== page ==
Senior Home Companion Services are a combination of in home care and home services that can help the senior independent living with their disabilities. Senior home companion services offer live-in personal care assistance. Senior home companions can assist with everyday errands, shopping, laundry, housework, cooking, errands, gardening, and more. They can provide personal care, emotional support, and companionship. Senior home companions can also help with small repairs, meal preparation, shopping, and errands. In home services include:
Adult in home care aides are not professional caregivers. However, living assistance aides can help the senior adults live an independent life. These aides may be trained individuals who are not licensed to practice as caregivers, but have a real desire to help the senior adults.
Seniors who need companionship services are mostly those who have difficulty maintaining independence and are living in a assisted living community or nursing home. Companion care can be provided in several different forms. Some seniors in retirement homes prefer companionship and socialization activities. Other seniors may require aides to assist them with bathing, dressing, getting into and out of bed, or taking them for walks. Still others may need companionship services for medical needs, such as monitoring blood pressure or pulse. Live-in aides provide these services.
Companion care is provided in a variety of different environments. Seniors can be placed in homes, assisted living facilities, hotels, and nursing homes. The client’s family or friends typically plays the role of the “companion.” Seniors can be placed in any environment they desire, including gyms, pools, parks, libraries, or any place that will provide them the companionship they require. Senior home services provide the necessary service for clients. If you are interested in becoming a senior home care provider, then you need to keep the following facts in mind.
There are three basic types of services offered by home senior home companions. They are defined as non-medical, medical, or mixed services. Non-medical services include housekeeping, laundry, meal preparation and shopping, light housekeeping, bathing, dressing, and similar services. Medical services involve administered medication, prescribed medicines, doctor consultations and/or treatments, physical assessment, diagnostic tests, and other medically related services and procedures.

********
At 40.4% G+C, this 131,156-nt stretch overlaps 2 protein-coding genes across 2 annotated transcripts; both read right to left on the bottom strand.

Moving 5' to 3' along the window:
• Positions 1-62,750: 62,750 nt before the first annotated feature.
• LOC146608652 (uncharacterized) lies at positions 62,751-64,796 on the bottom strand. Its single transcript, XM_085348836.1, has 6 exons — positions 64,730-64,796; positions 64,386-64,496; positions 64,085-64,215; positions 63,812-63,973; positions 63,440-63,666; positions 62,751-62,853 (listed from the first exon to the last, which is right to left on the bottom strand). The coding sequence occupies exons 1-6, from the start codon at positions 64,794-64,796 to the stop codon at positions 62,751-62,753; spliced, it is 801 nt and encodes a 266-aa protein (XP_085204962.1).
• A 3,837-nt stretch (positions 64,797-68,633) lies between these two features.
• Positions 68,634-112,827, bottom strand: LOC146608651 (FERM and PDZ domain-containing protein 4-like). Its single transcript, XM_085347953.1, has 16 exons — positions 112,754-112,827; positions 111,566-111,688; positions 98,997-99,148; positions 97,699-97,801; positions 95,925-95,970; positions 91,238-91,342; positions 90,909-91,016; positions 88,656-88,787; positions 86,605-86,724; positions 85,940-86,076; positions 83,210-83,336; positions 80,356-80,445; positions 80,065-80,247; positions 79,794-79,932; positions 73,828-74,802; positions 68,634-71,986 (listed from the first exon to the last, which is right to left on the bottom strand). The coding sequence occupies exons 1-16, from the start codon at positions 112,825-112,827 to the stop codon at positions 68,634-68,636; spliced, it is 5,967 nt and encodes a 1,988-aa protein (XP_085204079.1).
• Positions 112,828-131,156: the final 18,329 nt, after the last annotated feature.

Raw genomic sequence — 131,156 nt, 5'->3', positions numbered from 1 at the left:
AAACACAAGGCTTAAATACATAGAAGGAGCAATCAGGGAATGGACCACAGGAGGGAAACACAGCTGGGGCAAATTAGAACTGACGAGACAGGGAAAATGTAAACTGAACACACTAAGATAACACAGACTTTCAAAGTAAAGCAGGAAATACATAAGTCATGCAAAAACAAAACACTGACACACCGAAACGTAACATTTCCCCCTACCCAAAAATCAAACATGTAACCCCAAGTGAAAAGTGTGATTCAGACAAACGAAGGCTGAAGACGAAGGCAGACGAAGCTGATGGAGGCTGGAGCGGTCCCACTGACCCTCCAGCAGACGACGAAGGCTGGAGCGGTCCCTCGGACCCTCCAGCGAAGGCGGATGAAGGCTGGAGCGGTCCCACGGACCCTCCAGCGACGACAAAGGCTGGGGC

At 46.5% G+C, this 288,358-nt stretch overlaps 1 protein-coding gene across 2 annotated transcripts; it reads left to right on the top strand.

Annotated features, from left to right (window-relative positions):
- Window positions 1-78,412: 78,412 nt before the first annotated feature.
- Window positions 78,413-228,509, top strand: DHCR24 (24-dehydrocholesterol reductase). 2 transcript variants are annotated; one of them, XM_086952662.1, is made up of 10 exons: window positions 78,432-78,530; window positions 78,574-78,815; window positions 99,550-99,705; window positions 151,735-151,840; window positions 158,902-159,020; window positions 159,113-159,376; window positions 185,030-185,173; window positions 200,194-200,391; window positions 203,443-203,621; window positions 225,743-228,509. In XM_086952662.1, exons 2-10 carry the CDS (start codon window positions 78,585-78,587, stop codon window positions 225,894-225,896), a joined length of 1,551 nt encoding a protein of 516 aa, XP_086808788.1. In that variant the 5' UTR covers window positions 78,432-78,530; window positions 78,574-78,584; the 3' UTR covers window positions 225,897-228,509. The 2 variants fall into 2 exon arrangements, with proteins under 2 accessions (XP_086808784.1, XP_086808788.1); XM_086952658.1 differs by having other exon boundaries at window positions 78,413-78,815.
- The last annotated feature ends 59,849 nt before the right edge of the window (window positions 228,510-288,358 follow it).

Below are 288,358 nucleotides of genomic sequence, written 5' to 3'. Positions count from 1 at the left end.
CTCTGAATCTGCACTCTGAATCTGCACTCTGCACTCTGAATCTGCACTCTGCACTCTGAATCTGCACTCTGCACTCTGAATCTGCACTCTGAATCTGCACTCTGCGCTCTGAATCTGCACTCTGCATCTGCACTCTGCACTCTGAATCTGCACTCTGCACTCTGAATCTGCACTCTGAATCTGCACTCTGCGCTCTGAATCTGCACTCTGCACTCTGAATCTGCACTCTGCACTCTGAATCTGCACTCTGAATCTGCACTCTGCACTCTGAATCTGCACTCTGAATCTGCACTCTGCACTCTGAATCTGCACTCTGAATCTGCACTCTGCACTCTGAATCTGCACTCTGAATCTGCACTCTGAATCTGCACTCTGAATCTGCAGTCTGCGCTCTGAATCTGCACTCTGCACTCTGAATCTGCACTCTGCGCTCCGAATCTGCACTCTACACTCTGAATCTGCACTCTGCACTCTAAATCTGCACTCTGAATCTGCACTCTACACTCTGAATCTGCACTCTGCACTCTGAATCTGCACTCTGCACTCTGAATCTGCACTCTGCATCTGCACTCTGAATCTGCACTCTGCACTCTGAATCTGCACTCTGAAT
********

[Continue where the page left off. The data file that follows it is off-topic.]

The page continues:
When writing letters or memos to elderly parents, most people use words such as “always” and “never,” “sometimes,” and “very often.” These same phrases are inappropriate for use when comforting a patient in the hospital. Instead, use the words “sometimes” and “often.” In fact, it is recommended that the phrase, “8 hours ago live -in” is more appropriate than “carefully” because the care giver has been caring for the patient for an extended period of time and will have a history and familiarity with the patient that can be helpful in providing care.
If a companion provides emotional support during the lonely senior years, then the phrase “my lonely years” is a good choice to use in memos and letters. However, if the elderly parent is having difficulty coping with home, or if the parent is experiencing mental stress, then the phrase “a challenging time” or “a tough day” would be a better choice. Also, if the elderly parent has recently suffered a serious medical condition or is undergoing treatments, then “the past couple of months” or “the past year” would be appropriate. If the caretaker lives far away and only sees the care recipient every few days, then simply stating “the last few days” is fine.
If you want to keep the care recipient happy and healthy, then you need to make sure that the companion has the proper level of education and experience. Senior home services staff members should meet with the individuals as soon as possible to discuss basic needs and assess their suitability for home services. It is important to remember that the elderly adult has no idea who the care provider is. Therefore, as part of their meeting with the companion, they should be asked to provide a detailed description of their job duties and qualifications. The more qualified and educated a companion is, the more likely they are to provide a quality, safe and reliable service to older adults.